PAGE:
Once he's safely strapped in and comfortable, I back out of our driveway and head out to the main road.
Thankfully traffic on Delmas is light at the moment. Glancing up I can't help but admire the new solar powered street lights. Progress in Haiti; it's great to see!
To merge in, I cut in front of a pickup. Smiling I give the driver an apologetic wave. He smiles and waves back. We are all good! To get anywhere in Port au Prince you have to be a somewhat aggressive driver, but I've made it my mission to be nice while I'm at it!
Cruising down the Pan American I pass rows of concrete planters, painted to look like wooden ones.
At the National Gas Station I take a right, pausing for a moment to snap a photo of the houses built up on the hillside.
Before unstrapping Justin, I sling my diaper bag over one shoulder and my purse over the other. My key chain has a small flask of pepper spray attached to it, so I hang that around my neck. Then I lift my almost 20lb son into my arms and begin the trek back to the Doctor's office. Stopping for a break, I snap a quick photo of the newly painted homes up on the hillside.
At the Doctor's office I find a chair to sit. My lethargic boy sits quietly beside me playing with his bottle.
Since the map reading software in my brain is malfunctioning, like usual, it takes a little while to find the lab.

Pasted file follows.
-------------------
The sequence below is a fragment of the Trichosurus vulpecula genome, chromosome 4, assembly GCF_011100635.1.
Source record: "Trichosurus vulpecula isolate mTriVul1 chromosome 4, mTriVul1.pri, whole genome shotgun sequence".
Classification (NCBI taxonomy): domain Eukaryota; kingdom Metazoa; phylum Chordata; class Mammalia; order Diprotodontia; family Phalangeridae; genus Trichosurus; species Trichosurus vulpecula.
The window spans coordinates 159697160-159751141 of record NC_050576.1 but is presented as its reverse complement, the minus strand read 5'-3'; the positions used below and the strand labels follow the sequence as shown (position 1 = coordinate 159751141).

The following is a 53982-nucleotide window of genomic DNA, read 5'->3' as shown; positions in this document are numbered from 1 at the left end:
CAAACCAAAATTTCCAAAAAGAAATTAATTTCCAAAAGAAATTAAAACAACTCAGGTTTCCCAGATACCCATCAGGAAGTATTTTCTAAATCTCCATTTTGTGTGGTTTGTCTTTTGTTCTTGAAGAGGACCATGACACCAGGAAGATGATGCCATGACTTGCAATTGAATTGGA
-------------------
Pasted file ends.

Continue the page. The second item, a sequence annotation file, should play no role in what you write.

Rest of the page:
Once inside, the lab technicians insists on speaking French rather than Creole to me, as Creole is considered a lower class language, so it takes a while for us to understand each other.
Justin is not impressed at all when she makes a small cut in his finger and then squeezes the blood out into ten tiny vials. I do my best to calm him, but am also very relieved when she is finished. After paying for the tests, we head back outside.
On the way home I spend a few moments talking with Jason who tells me he's suffering from severe back pain. "I was just sitting at my desk and stood up! Now my back keeps having these horrible spasms."
I offer to pick him up, but he tells me he will wait it out. It won't be that long before the other pilots head home anyway.
When I'm finally home, three hours later, I lay my exhausted baby back in bed.
At 3:30 Jason hobbles through the gate and up the stairs. He looks terrible. His whole body is bent at a very awkward angle. I help him into bed and then call my friend who is a physiotherapist. She's in a meeting but promises to come over as soon as she is finished.
At 4:15 I call the lab for Justin's blood test results. Once again the lab technician insists on speaking French to me. After repeating the same questions several times I finally come to the understanding that the tests showed no signs of Dengue Fever or Malaria. Other than a rash that is now forming over his body he seems to be acting like himself again, so I am thankful for the good news.
As I prepare a simple dinner of beef and veggie wraps, the sky darkens and thunder rumbles. A little later the sky opens and torrential rains hammer the city. Looking out the front door, I notice that once again I forgot to take our shoes in on time.
When the rain finally begins to diminish, our friends arrive. I quickly convert our dining room table into a message therapy table and Mindy gets to work. The mix of rain and heat has meanwhile transformed our home into a natural steam room.
That night, as darkness falls we thank God for His love and care. Although trials may come and the journey gets harder, our Heavenly Father is always with us.